Rep Steve Vaillancourt



Tuesday
Apr082014

Call Me Cassandra--Legalized Marijuana Drives Mexican Growers Out Of Business

It's not even April 1, the day I posted the famous blog about New Hampshire drug dealers expressing their gratitude to the House for failing to pass HB492 which would have legalized, regulated and taxes small amounts of marijuana in the state, thus driving dealers out of business by quashing their $150 million business in black market street sales in our fair state.

That was a classic, but note that it was written April 1.  Apparently it's true that behind every piece of satire is more than a grain of truth, and the grains are spreading across our beach already.

This item is not a parody at all, but rather a link sent to me by someone out there in the internet ether.  Apparently legalization in states like Colorado and Washington is driving the price of marijuana down to such an extent that some Mexican growers are in fact being driven out of business.

Along with the pertinent section of the story, I've included a link to the overall story, just to prove that this isn't a hoax. The source, mind you, is not some pro marijuana rag, easily disparaged, but the main stream Washington Post.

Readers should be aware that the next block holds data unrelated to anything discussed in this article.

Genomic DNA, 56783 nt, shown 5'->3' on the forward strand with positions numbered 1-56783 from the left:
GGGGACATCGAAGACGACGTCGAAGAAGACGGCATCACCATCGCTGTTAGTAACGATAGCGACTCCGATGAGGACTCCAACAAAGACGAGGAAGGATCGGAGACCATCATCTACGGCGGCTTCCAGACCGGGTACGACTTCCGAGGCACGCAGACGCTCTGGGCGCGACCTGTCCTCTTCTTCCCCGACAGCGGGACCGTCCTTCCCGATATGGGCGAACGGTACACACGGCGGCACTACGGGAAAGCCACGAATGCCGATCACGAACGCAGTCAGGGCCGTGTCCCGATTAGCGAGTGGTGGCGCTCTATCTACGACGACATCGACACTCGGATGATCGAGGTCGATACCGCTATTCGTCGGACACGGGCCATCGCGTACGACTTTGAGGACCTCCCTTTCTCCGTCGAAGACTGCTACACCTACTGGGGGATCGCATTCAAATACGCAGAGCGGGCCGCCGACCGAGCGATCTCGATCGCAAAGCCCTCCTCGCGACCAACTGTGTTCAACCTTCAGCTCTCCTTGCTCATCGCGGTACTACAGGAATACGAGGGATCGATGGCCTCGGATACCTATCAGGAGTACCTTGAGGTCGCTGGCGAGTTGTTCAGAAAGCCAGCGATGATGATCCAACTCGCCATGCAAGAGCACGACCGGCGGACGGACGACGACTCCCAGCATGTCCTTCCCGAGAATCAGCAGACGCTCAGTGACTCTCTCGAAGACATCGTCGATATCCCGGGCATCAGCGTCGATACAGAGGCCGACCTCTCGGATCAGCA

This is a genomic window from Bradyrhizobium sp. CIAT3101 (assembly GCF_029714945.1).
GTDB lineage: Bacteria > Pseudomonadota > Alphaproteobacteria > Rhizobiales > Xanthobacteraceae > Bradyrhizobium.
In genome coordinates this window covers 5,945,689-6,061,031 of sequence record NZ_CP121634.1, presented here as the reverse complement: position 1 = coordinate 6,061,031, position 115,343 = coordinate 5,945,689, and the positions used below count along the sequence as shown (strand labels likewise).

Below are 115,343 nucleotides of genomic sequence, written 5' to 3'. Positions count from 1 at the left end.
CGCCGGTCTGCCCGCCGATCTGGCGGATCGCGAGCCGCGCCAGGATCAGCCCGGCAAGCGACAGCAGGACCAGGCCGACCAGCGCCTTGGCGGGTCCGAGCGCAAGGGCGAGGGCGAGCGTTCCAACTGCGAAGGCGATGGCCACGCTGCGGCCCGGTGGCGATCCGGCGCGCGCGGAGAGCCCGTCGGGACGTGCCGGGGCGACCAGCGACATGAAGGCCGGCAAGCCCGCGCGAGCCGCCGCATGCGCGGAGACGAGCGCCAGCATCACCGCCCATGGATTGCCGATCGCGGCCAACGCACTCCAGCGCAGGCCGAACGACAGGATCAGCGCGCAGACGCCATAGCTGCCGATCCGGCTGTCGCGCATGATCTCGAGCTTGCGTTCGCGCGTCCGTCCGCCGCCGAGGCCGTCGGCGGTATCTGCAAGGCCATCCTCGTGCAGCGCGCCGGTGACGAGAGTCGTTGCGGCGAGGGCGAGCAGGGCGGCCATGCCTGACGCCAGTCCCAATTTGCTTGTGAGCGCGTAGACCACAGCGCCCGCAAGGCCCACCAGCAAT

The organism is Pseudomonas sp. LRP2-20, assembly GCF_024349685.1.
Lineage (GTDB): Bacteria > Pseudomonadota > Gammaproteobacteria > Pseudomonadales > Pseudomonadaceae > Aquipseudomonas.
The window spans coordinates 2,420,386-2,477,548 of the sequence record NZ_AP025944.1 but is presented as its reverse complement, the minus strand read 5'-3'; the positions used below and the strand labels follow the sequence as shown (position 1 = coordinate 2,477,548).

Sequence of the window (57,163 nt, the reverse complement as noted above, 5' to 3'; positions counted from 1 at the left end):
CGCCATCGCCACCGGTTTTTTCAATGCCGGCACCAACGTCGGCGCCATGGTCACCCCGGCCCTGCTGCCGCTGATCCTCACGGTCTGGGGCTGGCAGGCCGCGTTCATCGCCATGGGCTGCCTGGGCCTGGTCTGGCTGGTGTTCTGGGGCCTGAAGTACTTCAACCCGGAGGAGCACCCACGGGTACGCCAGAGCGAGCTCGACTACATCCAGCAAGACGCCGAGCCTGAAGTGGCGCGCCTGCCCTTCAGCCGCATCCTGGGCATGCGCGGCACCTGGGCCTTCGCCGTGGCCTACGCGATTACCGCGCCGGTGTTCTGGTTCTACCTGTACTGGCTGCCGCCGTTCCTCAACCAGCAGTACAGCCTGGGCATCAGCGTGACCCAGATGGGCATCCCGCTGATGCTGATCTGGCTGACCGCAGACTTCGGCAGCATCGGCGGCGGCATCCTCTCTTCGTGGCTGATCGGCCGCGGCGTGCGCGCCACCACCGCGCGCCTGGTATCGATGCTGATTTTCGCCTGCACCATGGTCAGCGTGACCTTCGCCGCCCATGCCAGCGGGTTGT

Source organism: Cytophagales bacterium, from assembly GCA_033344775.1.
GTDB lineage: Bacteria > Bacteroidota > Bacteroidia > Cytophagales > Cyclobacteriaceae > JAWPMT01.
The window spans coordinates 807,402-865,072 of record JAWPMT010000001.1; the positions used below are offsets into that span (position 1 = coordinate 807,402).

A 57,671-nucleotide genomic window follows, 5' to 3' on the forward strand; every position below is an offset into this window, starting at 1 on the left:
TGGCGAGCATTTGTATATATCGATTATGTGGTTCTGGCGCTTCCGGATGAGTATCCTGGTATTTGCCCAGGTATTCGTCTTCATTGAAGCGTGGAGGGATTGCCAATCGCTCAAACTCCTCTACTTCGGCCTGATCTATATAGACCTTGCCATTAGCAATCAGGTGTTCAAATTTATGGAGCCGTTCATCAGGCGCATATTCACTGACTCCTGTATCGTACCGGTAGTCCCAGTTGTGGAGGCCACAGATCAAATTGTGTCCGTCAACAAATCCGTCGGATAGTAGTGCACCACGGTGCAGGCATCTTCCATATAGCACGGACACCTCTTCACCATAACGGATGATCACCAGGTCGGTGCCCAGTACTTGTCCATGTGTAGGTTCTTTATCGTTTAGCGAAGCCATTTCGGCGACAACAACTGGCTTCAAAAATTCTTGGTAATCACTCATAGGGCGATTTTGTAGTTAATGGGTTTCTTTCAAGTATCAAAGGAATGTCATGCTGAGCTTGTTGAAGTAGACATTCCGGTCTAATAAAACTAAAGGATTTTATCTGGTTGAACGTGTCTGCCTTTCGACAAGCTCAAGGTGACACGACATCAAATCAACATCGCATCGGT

As I've said all along, the surest way to drive out the lowlife scum who deal illegally and quite profitably...in fact the only way...is to legalize, regulate (thus guaranteeing that adulterated substances stay out of the product), and tax marijuana.

One of my favorite State Reps (no names please; I wouldn't want to embarrass him/her) recently called me the Cassandra of the New Hampshire House, a reference to the ancient Greek who was blessed with the gift of prophecy but cursed that no one would believe her.

Cassandra strikes again here, right on the money but sadly, not believed...at least by the majority...at least not yet.

Here's the quote and the entire link.

-----------------------------------------------------------------

With the wholesale price of marijuana falling — driven in part by
decriminalization in sections of the United States — Mexican drug
farmers are turning away from cannabis

“It’s not worth it anymore,” said Rodrigo Silla, 50, a lifelong cannabis
farmer who said he couldn’t remember the last time his family and others
in their tiny hamlet gave up growing mota. “I wish the Americans would
stop with this legalization.”

http://www.washingtonpost.com/world/tracing-the-us-heroin-surge-back-south-of-the-border-as-mexican-cannabis-output-falls/2014/04/06/58dfc590-2123-4cc6-b664-1e5948960576_story.html?hpid=z3

Cassandra

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Cassandra by Evelyn De Morgan (1898, London); Cassandra in front of the burning city of Troy at the peak of her insanity.